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Police investigations into cyber crime up 14% in a year

Officers forced to follow up over 2,500 complaints of Instagram, Facebook, email and website hacking, and Bitcoin ransom, despite a rise in violent crime, report reveals

UK police forces are under increasing pressure to launch criminal investigations into incidents of social media and computer hacking, according to a new report from the Parliament Street think tank.

The news comes as senior Police Chiefs have warned budget cuts and limited resources are leading to an increase in violent crime across the country.

The Hack Attack: Police under pressure research paper reveals 14 police forces have launched a total of 2,547 investigations into reports of computer and social media hacking over the last two financial years, according to data obtained under the Freedom of Information (FOI) Act.

The data shows a rise of 14%, from 1,181 incidents in 2016/17 to 1,354 in 2017/18. The Parliament Street think tank also released the relevant Police notes on the incidents in question, providing further context.

“Cyber crime in particular is not a new threat to the 21st century but is certainly something that is becoming a bigger issue for police forces across the country,” the report said.

In the most recent financial year, Cleveland Police reported the most incidents of hacking, with a total of 356 reports recorded. This was followed by Nottinghamshire Police which reported 246 cases of hacking.

The largest increases of incidents between the two financial years were the West Midlands police force, up 19% to 329 crimes reported in 2017/18 and Nottinghamshire, up 21% to 246 in 2017/18.

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Sheila Flavell, chair of the Institute of Coding and COO of FDM Group, said the “tidal wave” of cyber crime is draining the resources of police forces as well as businesses.

“Tackling this problem requires a concerted effort to recruit staff equipped with the latest cyber skills, as well as extending education and training opportunities to existing employees. As part of this effort, it’s vital that industry works more closely with academic institutions to develop specialist flexible courses so that skills within workforces increase dramatically.”   

In addition to the data, Parliament Street obtained copies of police notes for several forces, describing the nature of the incidents under investigation.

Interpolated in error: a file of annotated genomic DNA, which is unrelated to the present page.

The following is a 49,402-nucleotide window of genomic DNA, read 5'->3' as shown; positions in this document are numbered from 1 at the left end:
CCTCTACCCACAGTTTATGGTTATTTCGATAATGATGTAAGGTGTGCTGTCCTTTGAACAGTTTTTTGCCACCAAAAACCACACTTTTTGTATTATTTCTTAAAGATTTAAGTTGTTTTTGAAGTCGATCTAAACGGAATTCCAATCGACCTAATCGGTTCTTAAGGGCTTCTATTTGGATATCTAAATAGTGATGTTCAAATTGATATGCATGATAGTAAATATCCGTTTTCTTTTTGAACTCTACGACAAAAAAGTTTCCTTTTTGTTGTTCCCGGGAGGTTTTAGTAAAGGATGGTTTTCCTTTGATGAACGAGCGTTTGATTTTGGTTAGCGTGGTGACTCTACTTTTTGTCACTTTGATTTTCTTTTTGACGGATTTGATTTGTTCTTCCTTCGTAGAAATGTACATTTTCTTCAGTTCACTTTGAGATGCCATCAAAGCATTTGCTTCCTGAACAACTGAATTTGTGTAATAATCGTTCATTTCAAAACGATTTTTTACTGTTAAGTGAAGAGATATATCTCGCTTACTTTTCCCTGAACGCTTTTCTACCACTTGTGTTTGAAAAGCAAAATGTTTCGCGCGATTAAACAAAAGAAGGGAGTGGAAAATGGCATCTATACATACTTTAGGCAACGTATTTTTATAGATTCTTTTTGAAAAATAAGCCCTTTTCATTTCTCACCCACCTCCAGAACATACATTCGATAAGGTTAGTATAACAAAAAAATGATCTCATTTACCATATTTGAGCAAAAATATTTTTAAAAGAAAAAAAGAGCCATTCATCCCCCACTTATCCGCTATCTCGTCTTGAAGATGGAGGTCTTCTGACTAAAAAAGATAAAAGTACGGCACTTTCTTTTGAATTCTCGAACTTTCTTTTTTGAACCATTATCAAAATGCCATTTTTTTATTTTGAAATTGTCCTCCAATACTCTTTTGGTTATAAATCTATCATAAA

Some key findings include:

  • Derbyshire Police logged an incident in 2017 where a hacker managed to access a victim’s Facebook account, stealing photos and distributing them.
  • Merseyside Police reported that underage children have been sharing indecent images – some have been hacked and shared without permission.
  • Leicestershire Police force reported that an unknown person hacked into a personal email account and posted photographs of emails through his girlfriend’s postbox.
  • Norfolk and Suffolk police force specifically referenced a crime whereby a virus was deployed into a businesses’ server which had encrypted personal data files. The virus would then demand a ransom of 1,087 bitcoins to remove it.

At the International Security Expo 2018 in London, he cyber lead at the City of London Police described cyber crime as the “most significant harm” in the UK facing police.

Cyber crime is also the biggest evolving crime type in the UK and beyond in terms of volume and complexity, said detective chief superintendent Pete O’Doherty, lead of cyber and head of economic crime at the City of London Police.

The challenges of policing cyber crime

O’Doherty said policing cyber crime is challenging because of its multinational nature, limited capability of police officers, lack of public understanding of the threat and the use of cryptocurrencies by criminals making it harder to link them to crimes. 

For all these reasons, he said police are switching to an intelligence-led approach to fight cyber crime, seeking to disrupt cyber criminal infrastructure and increase organisations’ understanding of how to protect themselves. 

Police forces are also putting in place mechanisms to draft in volunteers with specialist skills as well as expanding cyber training courses for officers and international intelligence-sharing partnerships.

Cyber crime still “significantly under-reported”

Although the Parliament Street report found that individuals are beginning to report crimes of hacking to their local police force, O’Doherty said cyber crime is still “significantly under-reported”, which is a big problem.

“We want every victim of crime, which includes businesses, to report those crimes, because if we know what the true scale of the problem is, we can start to develop an intelligence-led, coordinated response,” he said. 

The Parliament Street report recommends:

  1. Mandatory national cyber training for officers and staff
  2. More industry support for police forces
  3. Recruitment of technology-qualified officers

“It is clear that social media sites and technology giants could and should do more to support police in tracking down perpetrators of hacking crimes. 

“This should include offering more collaboration on initiatives, offering training for officers on how to navigate technology to identify evidence and capture the culprits.

“It’s time for police forces to dramatically increase the recruitment of highly qualified officers. As well as working closely with universities and training colleges, industry organisations should also offer placement years and consultancy to ensure police forces are fully equipped to deal with this threat,” the report said.

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